Friday, September 2, 2016


Formula 1 heads to the 'Temple of Speed' at Monza this weekend for an Italian Grand Prix where fast laps and low downforce will be key talking points.

The Autodromo Nazionale Monza is one of the most iconic racetracks on the Formula 1 calendar. It was built in 1922 and has staged more world championship grands prix than any other circuit in the world. Only once, in 1980, has the circuit not been on the F1 calendar.

Up until the early ’60s, racing took place on a fearsome six-mile oval. But the death of Wolfgang von Trips and 15 spectators in the 1961 Italian Grand Prix resulted in future races taking place on a shorter road course, with the last true ‘slipstreaming’ battle taking place in 1971, after which chicanes were installed to slow the cars.

The track is still the fastest in Formula 1, with today’s cars exceeding 200mph (322km/h) on four occasions around the lap. The average speed is in excess of 150mph (241km/h), so the teams use one-off low-downforce aerodynamic packages to maximise straight-line speed. However, braking stability is important: there are a total of six braking events around the lap and on two occasions the cars slow from 200mph (322km/h) to 50mph (80km/h) in just two seconds. Further it needs a good mechanical configuration of suspension to work well over the kerbs, while also needing strong power and a reliable hybrid system because it is full throttle for 69 percent of the lap.


Track Length : 5.793 kilometres.
Race distance : 53 laps (306.72 kilometres).
Corners : 11 corners in total.
Average Speed : 247km/h.
Aerodynamic Setup : Low downforce.
Top speed : 360km/h (with Drag Reduction System active on rear wing).
Full Throttle : 74% of the lap (high).
Time Spent Braking : 11% of lap.
Number Of Brake Zones : 6.
Brake Wear : High.
Total Time Needed For Pit Stop (at 80km/h) : 25 seconds (ave/high).
Lap record : 1:21.046 Rubens Barrichello, Ferrari, 2004.

Last five winners in Italy:
2015: Lewis Hamilton (Mercedes)
2014: Lewis Hamilton (Mercedes)
2013: Sebastian Vettel (Red Bull)
2012: Lewis Hamilton (McLaren)
2011: Sebastian Vettel (Red Bull)


Following the unusually high temperatures seen at Spa another weekend of warm temperatures are forecast at Monza. However the prospects of any rain on Sunday are receding.

The first practice session on Friday will be run under sunny skies in temperatures of around 25C. This will rise towards 30C in time for the second session later that day and there is a risk of thunderstorms developing later on.

Saturday’s weather will be more settled and cloudier, but with temperatures still reaching as high as 28C. The Italian Grand Prix is set to be run in similar warm and dry conditions. At present there is a chance of a small amount of rain later in the day, but at present it is not expected to affect the race.


Pirelli has chosen the medium, soft and (for the first time) supersoft tyres at Monza: the fourth consecutive race where this selection is being used.

While average speeds are high, cornering speeds are reasonably low, minimising tyre wear. This means that some teams could aim for a one-stop strategy. Heavy longitudinal forces act on tyres, especially under braking and traction in the two chicanes. The drivers tend to hit the famous kerbs at Monza hard, which further tests the tyre structure. Parabolica and Curva Grande are particularly challenging, as they are long corners putting plenty of energy through the tyres. Low downforce means braking and acceleration is tricky: drivers must try to avoid wheelspin.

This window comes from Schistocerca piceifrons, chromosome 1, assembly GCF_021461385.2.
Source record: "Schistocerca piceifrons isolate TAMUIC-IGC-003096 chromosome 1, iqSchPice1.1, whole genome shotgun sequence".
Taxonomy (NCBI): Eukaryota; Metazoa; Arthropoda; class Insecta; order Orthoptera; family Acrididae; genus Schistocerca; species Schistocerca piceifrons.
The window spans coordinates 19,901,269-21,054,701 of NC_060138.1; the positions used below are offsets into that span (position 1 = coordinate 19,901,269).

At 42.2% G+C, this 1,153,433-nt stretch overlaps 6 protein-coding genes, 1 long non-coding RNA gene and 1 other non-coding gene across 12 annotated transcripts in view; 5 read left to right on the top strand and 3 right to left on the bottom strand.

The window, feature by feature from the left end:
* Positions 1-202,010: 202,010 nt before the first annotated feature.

White medium: a mandatory set that will be important for the race if using a one-stop strategy.
Yellow soft: again a mandatory set, could come into play for a two-stop strategy in particular.
Red supersoft: mandatory in qualifying; most of the top 10 are very likely to start on this tyre.


There are two DRS zones; the first is on the start-finish straight and the second on the approach to Turn Eight, the Ascari chicane. But overtaking remains difficult because the impact of DRS is less at Monza than at other racetracks, due to the small rear wings being used by the cars. In fact, statistically, pole position is more important at Monza than it is at Monaco.


The chance of a safety car at Monza is statistically very low at 43% and 0.4 Safety Cars per race. There was however a Safety car three years in a row recently from 2007- 9.


With Lewis Hamilton’s power unit stock replenished and both Mercedes drivers having taken six wins each, the run in for the 2016 drivers title effectively begins here, with a nine point advantage for Hamilton.

Hamilton has has taken both victories for Mercedes at this venue in the V6 era, with Nico Rosberg so far unable to challenge the Briton. This race was a turning point in the championship in 2015 as Hamilton took a lights to flag victory while Rosberg retired from third with engine failure, his title hopes going up in smoke along with his engine.

If you enjoyed this posting, please do share it with your network so more people can enjoy it as well. Also, check out my Formula 1 inspired designs at my online shops:

1. Hamilton Tees (fixed designs) is my online shop where you can get my Lewis Hamilton inspired designs printed on many different types of t-shirts and hoodies.
Link -

2. Lewis Hamilton T-Shirt (design your own) is a designer shop where you can get the same designs on many more products - not just t-shirts but trousers, baby bibs, mugs, phone cases, whatever is available. You can adjust the size and location of the designs, add text and customize it exactly as you see fit.
Link -

3. Lewis Hamilton Collection (fixed designs) is my fixed design shop on Redbubble where most of the phone cases are and many other products.
Link -

Support Lewis this season by owning this collection. Thank you for your support. May Lewis win his fourth world title in 2016. We win and lose together. Go Lewis!

Here is a sample.

No comments: